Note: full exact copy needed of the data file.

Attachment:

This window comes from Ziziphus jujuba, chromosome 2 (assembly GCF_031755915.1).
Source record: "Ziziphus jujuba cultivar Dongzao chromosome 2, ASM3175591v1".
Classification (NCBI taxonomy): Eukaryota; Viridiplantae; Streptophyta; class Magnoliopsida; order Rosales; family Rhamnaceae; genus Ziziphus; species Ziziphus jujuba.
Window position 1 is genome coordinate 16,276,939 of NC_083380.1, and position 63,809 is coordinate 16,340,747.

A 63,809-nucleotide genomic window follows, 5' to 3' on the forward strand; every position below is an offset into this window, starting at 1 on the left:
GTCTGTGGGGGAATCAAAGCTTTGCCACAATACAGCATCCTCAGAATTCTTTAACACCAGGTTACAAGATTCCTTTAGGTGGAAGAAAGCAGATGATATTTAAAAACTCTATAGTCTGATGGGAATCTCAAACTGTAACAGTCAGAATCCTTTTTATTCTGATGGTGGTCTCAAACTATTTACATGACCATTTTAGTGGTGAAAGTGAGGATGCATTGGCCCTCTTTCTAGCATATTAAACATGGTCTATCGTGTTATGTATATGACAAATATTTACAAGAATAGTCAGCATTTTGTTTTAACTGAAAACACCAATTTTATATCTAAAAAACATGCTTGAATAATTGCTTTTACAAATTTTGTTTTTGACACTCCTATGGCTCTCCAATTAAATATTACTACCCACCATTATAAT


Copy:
This window comes from Ziziphus jujuba, chromosome 2 (assembly GCF_031755915.1).
Source record: "Ziziphus jujuba cultivar Dongzao chromosome 2, ASM3175591v1".
Classification (NCBI taxonomy): Eukaryota; Viridiplantae; Streptophyta; class Magnoliopsida; order Rosales; family Rhamnaceae; genus Ziziphus; species Ziziphus jujuba.
Window position 1 is genome coordinate 16,276,939 of NC_083380.1, and position 63,809 is coordinate 16,340,747.

A 63,809-nucleotide genomic window follows, 5' to 3' on the forward strand; every position below is an offset into this window, starting at 1 on the left:
GTCTGTGGGGGAATCAAAGCTTTGCCACAATACAGCATCCTCAGAATTCTTTAACACCAGGTTACAAGATTCCTTTAGGTGGAAGAAAGCAGATGATATTTAAAAACTCTATAGTCTGATGGGAATCTCAAACTGTAACAGTCAGAATCCTTTTTATTCTGATGGTGGTCTCAAACTATTTACATGACCATTTTAGTGGTGAAAGTGAGGATGCATTGGCCCTCTTTCTAGCATATTAAACATGGTCTATCGTGTTATGTATATGACAAATATTTACAAGAATAGTCAGCATTTTGTTTTAACTGAAAACACCAATTTTATATCTAAAAAACATGCTTGAATAATTGCTTTTACAAATTTTGTTTTTGACACTCCTATGGCTCTCCAATTAAATATTACTACCCACCATTATAAT